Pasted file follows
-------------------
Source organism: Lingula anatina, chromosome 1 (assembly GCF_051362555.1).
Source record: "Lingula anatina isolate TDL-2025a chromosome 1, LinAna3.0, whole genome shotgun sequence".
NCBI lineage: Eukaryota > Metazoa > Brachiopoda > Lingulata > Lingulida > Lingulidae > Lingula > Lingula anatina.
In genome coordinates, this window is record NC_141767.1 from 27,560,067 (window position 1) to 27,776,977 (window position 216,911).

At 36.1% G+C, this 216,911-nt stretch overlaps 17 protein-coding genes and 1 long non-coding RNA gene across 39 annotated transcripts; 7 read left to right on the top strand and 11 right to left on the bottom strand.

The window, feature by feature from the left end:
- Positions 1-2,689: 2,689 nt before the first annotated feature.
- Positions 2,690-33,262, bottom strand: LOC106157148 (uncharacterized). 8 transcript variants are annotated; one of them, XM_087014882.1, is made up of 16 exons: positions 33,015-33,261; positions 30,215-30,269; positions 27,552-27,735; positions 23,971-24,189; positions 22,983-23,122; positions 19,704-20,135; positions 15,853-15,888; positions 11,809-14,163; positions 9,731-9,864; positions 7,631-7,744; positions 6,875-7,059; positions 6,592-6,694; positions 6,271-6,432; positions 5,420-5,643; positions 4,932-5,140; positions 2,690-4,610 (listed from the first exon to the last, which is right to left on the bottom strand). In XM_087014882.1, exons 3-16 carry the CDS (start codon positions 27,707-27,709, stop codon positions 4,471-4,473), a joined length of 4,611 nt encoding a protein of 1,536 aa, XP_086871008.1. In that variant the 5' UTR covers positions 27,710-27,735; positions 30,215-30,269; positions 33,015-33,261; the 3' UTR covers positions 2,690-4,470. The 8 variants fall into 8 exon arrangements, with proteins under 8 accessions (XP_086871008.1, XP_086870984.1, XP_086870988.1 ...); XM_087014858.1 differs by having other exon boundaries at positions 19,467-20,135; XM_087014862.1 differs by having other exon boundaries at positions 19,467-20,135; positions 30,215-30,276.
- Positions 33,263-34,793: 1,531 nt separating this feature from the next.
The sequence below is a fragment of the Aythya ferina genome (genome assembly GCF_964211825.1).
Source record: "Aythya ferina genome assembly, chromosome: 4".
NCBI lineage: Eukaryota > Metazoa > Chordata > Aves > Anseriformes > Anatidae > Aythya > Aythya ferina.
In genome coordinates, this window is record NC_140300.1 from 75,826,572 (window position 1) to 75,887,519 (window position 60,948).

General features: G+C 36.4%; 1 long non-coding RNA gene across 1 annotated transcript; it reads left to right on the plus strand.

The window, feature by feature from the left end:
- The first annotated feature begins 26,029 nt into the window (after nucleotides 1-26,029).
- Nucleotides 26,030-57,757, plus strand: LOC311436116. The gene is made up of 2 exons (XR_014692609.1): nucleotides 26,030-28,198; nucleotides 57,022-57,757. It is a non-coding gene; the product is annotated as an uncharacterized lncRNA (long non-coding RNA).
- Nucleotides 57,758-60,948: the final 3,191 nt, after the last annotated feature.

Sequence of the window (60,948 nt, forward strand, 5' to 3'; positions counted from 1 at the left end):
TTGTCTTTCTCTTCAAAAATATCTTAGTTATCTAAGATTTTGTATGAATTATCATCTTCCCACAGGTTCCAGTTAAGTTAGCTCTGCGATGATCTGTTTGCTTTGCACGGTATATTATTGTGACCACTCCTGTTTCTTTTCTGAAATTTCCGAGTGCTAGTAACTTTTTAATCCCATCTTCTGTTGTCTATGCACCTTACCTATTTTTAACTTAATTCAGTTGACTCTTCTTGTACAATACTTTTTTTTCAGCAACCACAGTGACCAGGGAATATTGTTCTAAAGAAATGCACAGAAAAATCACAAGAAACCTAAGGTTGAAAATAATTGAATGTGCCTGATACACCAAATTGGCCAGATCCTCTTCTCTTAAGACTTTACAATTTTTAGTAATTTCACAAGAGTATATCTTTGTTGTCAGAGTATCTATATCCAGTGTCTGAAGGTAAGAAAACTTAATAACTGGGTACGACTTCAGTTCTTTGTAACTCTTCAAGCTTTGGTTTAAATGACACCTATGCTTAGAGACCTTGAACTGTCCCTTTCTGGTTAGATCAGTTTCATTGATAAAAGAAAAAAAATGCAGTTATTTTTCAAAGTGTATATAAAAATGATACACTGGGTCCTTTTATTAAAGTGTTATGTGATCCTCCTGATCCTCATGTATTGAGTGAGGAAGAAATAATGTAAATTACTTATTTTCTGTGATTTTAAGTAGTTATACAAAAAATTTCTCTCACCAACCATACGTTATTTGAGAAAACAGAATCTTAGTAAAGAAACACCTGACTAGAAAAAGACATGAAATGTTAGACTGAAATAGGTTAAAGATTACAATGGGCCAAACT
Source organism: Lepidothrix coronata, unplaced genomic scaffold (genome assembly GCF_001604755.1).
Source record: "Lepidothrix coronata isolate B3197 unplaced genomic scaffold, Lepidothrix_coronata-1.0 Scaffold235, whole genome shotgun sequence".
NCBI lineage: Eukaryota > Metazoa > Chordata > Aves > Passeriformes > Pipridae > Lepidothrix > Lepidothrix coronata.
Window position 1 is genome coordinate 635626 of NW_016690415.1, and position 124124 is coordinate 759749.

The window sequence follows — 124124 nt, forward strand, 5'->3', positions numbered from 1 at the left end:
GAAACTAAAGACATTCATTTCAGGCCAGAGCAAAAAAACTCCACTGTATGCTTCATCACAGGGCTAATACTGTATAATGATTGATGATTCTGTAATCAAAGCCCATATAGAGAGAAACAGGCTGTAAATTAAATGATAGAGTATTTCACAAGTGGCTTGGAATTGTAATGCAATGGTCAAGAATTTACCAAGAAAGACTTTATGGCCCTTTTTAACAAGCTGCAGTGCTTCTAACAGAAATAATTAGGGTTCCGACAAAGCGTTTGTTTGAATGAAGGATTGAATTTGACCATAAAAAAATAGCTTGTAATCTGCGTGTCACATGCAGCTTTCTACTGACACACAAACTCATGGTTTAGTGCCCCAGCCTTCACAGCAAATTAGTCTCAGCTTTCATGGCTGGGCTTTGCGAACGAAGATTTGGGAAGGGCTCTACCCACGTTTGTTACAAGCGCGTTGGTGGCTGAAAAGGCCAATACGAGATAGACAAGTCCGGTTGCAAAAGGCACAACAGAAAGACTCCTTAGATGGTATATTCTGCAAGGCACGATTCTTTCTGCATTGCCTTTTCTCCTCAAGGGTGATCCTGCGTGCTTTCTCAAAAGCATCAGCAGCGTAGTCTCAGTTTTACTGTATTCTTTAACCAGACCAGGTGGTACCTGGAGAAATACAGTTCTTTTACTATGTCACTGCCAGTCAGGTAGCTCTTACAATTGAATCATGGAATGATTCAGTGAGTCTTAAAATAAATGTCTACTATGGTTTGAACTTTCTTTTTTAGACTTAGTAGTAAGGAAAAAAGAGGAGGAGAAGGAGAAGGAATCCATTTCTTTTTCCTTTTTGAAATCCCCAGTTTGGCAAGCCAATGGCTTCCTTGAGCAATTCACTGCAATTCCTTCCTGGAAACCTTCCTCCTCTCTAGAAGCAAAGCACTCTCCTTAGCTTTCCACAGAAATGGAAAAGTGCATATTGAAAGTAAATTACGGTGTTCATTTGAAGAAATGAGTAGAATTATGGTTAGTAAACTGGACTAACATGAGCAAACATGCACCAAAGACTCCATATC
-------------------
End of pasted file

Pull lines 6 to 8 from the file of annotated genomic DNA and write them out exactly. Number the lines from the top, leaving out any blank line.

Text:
The window, feature by feature from the left end:
- Positions 1-2,689: 2,689 nt before the first annotated feature.
- Positions 2,690-33,262, bottom strand: LOC106157148 (uncharacterized). 8 transcript variants are annotated; one of them, XM_087014882.1, is made up of 16 exons: positions 33,015-33,261; positions 30,215-30,269; positions 27,552-27,735; positions 23,971-24,189; positions 22,983-23,122; positions 19,704-20,135; positions 15,853-15,888; positions 11,809-14,163; positions 9,731-9,864; positions 7,631-7,744; positions 6,875-7,059; positions 6,592-6,694; positions 6,271-6,432; positions 5,420-5,643; positions 4,932-5,140; positions 2,690-4,610 (listed from the first exon to the last, which is right to left on the bottom strand). In XM_087014882.1, exons 3-16 carry the CDS (start codon positions 27,707-27,709, stop codon positions 4,471-4,473), a joined length of 4,611 nt encoding a protein of 1,536 aa, XP_086871008.1. In that variant the 5' UTR covers positions 27,710-27,735; positions 30,215-30,269; positions 33,015-33,261; the 3' UTR covers positions 2,690-4,470. The 8 variants fall into 8 exon arrangements, with proteins under 8 accessions (XP_086871008.1, XP_086870984.1, XP_086870988.1 ...); XM_087014858.1 differs by having other exon boundaries at positions 19,467-20,135; XM_087014862.1 differs by having other exon boundaries at positions 19,467-20,135; positions 30,215-30,276.